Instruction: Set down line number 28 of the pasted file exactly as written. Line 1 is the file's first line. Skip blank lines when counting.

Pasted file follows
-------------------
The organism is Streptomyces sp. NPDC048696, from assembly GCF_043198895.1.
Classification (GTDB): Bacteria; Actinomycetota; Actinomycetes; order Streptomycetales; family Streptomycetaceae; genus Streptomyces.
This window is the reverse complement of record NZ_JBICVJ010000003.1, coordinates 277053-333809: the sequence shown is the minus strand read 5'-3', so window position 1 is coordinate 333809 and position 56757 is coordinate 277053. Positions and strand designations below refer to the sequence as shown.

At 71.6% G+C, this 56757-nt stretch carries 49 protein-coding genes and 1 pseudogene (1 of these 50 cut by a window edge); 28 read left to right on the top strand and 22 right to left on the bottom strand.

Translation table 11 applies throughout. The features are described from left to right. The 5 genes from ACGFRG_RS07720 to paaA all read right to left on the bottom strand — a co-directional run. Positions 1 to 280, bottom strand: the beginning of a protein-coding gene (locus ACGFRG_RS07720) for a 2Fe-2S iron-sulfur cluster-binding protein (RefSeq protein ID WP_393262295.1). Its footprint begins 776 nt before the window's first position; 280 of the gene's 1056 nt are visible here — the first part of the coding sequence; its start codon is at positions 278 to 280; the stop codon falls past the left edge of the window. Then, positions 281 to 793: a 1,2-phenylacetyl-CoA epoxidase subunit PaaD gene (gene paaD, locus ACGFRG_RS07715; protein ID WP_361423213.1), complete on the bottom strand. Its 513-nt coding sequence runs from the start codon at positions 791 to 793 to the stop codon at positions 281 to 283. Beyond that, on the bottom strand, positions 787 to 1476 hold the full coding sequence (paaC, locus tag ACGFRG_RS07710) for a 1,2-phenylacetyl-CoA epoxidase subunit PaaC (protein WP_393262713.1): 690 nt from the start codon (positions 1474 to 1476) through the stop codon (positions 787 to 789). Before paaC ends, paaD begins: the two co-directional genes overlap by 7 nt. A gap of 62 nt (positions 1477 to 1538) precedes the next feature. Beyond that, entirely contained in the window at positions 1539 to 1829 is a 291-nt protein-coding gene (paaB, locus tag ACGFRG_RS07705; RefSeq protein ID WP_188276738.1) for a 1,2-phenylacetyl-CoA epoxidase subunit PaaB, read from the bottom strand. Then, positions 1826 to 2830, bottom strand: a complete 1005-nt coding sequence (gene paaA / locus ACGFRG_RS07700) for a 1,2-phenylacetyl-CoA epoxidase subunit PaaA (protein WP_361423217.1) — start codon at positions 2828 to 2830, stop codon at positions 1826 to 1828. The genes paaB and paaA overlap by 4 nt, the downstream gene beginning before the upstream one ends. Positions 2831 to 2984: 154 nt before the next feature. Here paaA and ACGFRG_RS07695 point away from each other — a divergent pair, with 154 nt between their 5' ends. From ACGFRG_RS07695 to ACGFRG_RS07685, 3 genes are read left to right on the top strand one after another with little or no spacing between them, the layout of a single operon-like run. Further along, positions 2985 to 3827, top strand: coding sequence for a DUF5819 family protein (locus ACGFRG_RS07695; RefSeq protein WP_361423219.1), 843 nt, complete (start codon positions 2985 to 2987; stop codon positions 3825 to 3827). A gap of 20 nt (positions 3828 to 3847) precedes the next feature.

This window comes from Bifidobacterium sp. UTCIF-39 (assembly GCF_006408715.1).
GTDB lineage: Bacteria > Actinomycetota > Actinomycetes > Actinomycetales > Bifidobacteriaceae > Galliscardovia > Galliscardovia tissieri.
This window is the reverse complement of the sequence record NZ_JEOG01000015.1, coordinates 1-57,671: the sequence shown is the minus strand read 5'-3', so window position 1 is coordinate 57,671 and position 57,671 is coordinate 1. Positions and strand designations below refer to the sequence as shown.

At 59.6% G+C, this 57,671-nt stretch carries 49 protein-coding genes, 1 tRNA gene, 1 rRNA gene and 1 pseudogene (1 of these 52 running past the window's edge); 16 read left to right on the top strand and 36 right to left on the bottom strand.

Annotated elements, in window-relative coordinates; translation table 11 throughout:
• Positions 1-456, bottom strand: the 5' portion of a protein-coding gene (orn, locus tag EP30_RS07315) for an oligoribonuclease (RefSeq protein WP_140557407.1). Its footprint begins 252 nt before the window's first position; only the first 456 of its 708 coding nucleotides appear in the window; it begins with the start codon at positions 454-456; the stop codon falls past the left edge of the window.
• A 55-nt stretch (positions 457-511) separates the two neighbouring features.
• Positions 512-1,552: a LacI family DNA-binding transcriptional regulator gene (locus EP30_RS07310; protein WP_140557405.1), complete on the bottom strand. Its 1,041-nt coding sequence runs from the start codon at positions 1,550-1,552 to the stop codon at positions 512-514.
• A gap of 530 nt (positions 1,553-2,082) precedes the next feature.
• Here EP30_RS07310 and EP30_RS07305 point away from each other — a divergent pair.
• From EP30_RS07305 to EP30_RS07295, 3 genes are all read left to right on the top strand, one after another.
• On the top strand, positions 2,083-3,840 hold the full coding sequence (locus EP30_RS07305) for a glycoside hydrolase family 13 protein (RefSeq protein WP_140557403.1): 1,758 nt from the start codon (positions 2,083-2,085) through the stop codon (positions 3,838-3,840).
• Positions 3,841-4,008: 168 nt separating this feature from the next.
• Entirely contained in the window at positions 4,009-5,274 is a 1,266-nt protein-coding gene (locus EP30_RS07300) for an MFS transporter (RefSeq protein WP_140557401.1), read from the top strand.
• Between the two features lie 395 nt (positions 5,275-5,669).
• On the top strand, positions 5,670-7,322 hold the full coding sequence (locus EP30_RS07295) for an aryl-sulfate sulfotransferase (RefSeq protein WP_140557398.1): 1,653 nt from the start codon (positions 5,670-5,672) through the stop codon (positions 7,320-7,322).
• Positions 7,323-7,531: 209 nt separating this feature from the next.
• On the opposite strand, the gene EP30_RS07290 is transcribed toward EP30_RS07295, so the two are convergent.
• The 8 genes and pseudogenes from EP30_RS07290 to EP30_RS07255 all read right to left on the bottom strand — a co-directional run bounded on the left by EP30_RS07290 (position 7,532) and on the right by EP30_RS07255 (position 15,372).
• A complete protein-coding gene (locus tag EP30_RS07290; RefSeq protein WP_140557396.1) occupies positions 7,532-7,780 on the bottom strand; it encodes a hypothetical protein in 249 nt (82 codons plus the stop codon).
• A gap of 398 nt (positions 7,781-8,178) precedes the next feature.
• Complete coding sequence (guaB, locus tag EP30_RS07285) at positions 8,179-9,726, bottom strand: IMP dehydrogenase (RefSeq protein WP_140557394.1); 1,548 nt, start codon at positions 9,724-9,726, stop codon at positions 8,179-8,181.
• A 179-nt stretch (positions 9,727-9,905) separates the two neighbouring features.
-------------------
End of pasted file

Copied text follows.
• A 179-nt stretch (positions 9,727-9,905) separates the two neighbouring features.